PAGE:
While humans make only fleeting visits, the Postojna cave does have some permanent residents, most notably the weird amphibian known as the "human fish". An aquarium has been installed in one of the caves so visitors can see several specimens of Proteus anguinus. This is a variety of salamander, is totally blind, has a long tail fin and four legs, has gills but also simple lungs for breathing out of water and has rather creepily human-like unpigmented skin. No-one has ever seen the human fish's means of reproduction. The Proteus anguinus in the aquarium lay slug-like along rocks, glowing ghostly white under faint lighting, apparently unconcerned their sex lives remained a mystery.

The walking tour ends in the Conference Hall which is so large it can accommodate up to 10,000 people for musical performances. The trains meet visitors here and propel them back out into the light and the maelstrom of milling crowds, shops and restaurants. It's a bit of a shock to the system.

Across the border in Croatia, limestone is also a star attraction but with a twist. The Plitvice Lakes are one of Croatia's most popular destinations, attracting more than 1.2 million people every year. The lakes are the centrepiece for the country's largest national park, at almost 300 square kilometres.

Although the simple explanation for the formation of the 16 lakes is that they too are manifestations of a karst landscape, the real story is much more complex and fascinating.

The water that flows through this region is retained in the Plitvice lakes because of the creation of travertine dams. Travertine is a variety of limestone deposited by natural springs, especially thermal ones. In Plitvice, the travertine has accumulated over the centuries on top of rock, moss and algae, creating dams which in turn transform into waterfalls as the water levels rise.

If you have visited Pamukkale in Turkey, you will have already encountered travertine in its natural state. However, there's a good chance you will have seen it as cut stone in many parts of the world. The ancient Romans loved its creamy white and tan colours and used it in the Colosseum in Rome, the largest building in the world built primarily of travertine. Michelangelo included travertine in St Peter's Basilica in Rome and it was also used in the Sacre Couer in Paris.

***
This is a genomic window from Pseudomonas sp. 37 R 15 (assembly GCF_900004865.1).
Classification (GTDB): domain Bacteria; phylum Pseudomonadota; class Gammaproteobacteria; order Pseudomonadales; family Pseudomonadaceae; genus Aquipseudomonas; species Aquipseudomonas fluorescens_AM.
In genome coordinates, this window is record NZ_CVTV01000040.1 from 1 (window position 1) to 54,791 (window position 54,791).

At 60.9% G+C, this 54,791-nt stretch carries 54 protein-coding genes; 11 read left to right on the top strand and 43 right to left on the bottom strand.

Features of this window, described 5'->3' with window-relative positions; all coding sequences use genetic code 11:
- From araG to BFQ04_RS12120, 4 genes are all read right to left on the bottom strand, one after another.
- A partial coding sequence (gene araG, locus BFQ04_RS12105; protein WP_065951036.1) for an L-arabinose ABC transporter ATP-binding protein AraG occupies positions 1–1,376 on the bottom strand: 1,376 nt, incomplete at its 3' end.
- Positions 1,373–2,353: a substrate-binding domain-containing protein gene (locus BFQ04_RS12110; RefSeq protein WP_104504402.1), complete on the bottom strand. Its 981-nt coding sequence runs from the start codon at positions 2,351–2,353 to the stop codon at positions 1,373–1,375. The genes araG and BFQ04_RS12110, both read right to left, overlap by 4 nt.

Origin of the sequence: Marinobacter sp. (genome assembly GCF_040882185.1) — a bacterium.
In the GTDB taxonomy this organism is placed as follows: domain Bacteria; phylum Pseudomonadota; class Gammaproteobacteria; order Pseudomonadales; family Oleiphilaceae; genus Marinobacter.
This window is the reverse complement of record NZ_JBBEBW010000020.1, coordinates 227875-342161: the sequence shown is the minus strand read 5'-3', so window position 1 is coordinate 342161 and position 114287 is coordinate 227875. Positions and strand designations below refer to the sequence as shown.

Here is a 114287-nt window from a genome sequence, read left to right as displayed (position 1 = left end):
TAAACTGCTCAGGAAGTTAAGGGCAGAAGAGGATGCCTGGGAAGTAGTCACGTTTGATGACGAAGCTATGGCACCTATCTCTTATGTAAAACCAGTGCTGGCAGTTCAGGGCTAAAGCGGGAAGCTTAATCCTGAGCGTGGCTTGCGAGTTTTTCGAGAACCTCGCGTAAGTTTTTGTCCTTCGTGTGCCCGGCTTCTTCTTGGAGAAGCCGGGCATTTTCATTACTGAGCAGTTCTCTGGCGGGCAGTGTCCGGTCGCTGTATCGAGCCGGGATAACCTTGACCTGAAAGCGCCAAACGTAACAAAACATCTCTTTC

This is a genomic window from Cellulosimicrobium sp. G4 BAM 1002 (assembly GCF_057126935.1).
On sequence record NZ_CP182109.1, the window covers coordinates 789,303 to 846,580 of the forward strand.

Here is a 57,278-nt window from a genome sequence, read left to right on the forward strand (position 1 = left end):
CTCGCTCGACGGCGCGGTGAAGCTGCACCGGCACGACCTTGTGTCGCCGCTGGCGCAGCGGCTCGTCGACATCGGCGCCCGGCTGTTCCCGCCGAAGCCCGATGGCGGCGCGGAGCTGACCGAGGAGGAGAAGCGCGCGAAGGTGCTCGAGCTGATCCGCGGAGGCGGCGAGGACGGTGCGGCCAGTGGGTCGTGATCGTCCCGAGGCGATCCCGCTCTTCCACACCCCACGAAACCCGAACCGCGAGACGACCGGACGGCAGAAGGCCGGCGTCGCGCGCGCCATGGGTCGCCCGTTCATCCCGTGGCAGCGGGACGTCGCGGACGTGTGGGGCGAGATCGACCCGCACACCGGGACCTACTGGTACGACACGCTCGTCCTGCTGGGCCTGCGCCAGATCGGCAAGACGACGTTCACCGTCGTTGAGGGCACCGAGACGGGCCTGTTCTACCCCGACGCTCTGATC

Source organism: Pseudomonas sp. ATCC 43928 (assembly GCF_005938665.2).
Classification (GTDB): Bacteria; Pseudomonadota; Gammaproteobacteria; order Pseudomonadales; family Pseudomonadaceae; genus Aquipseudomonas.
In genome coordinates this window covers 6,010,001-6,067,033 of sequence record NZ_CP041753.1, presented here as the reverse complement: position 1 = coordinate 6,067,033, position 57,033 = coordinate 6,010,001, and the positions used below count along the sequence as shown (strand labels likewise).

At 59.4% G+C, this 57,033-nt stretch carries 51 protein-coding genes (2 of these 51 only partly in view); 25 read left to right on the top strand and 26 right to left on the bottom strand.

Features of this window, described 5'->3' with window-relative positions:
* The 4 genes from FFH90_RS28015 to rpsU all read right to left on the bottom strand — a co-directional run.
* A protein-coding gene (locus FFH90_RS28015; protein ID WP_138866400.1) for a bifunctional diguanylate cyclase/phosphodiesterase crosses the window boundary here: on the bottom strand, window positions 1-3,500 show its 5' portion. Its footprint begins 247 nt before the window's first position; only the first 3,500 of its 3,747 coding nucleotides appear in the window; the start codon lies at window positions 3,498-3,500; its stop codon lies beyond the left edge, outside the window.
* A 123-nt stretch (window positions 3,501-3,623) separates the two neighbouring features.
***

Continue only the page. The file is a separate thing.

But, back in Plitvice, travertine has created some special features. Mosses and travertine combine to build up walls, which eventually rise above the water surface to create cataracts (from the Greek word meaning "that which collapses") and tall waterfalls (the biggest is the Veliki Slap at 70 metres tall); the two also work together to build caves, tubes and curtains of travertine combined with living moss.

The lakes have been known to local people for thousands of years and have acquired names related to either mythical or real events that have taken place there. There are lakes named after a grandmother, a gypsy and others who have apparently drowned in them (swimming is not permitted in the lakes so there's little chance of anyone else being remembered in this way). Other lakes have descriptive names for the way their waters whirl or boil.

One lake is named after a herd of goats that drowned after trying to escape from a wolf pack. Although wolves in theory still live in the park, this is another fate (along with drowning) that is unlikely to befall visitors nowadays. The forests that surround the lakes are mainly beech and fir, along with many other European tree species such as maples, pines, oaks and elm. Living in this woodland, along with the wolves in the most isolated areas, are bears, wild boar, deer, martens, fox and badger. Rare sightings of lynx and otter have also been reported.

Most visitors walk the circuit around the lower lakes and we were warned that, at times, the route, which includes walkways suspended above the lakes and streams of crystal-clear water, could get very congested.

However, on the autumn day I visited, although the park looked busy to me, our guide expressed her amazement at how quiet it was. What was a bonus for crowd-shy Kiwis was not viewed nearly so positively by locals who rely on tourism for their livelihoods.

Paths led through deciduous forest where leaves were just starting to turn golden and burn orange, to a vantage point overlooking several of the lakes. Because of the geological composition of the area, along with the lakes' varying sizes and depths, the colours are startlingly varied from emerald green to bright turquoise. Each one was different.

As the weather had been dry through summer, the waterfalls that tumble over travertine cliffs through the park were not in full flow but this was still a liquid landscape at ground level.

The paths linking the lakes wound along beside flowing streams, full of lazy fat trout (fishing not permitted); walkways were suspended over a watery world of tiny islands, rivulets and cascades. It was an ever-changing landscape set against the constant sound of gurgling and gushing water . . . geological poetry in motion.

It was a landscape of shadows, and the play of light on water, ripples and reflections glimpsed through sunlit trees. And, thanks to the slight downturn in tourism, it was possible to find a place to sit alone and contemplate the results of an extraordinary union between water, minerals and living plants.

The Timaru Herald